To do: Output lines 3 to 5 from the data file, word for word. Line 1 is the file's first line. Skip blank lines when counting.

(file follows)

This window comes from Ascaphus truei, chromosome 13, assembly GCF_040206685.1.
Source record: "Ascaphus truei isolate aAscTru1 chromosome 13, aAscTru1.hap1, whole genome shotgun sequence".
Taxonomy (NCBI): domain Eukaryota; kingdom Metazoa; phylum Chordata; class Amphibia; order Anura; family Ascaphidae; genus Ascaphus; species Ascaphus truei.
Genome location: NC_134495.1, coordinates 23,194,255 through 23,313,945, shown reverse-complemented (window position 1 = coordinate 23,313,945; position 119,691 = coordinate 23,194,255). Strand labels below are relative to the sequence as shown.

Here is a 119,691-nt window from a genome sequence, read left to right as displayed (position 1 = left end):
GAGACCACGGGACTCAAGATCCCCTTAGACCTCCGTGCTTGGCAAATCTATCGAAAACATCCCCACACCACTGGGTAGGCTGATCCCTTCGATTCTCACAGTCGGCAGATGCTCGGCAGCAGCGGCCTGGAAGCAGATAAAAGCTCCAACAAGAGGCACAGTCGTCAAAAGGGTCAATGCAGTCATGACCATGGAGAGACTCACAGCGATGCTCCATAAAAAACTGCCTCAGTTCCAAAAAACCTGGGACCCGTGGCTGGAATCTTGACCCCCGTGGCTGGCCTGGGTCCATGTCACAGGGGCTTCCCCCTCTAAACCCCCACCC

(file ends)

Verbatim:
Taxonomy (NCBI): domain Eukaryota; kingdom Metazoa; phylum Chordata; class Amphibia; order Anura; family Ascaphidae; genus Ascaphus; species Ascaphus truei.
Genome location: NC_134495.1, coordinates 23,194,255 through 23,313,945, shown reverse-complemented (window position 1 = coordinate 23,313,945; position 119,691 = coordinate 23,194,255). Strand labels below are relative to the sequence as shown.

Here is a 119,691-nt window from a genome sequence, read left to right as displayed (position 1 = left end):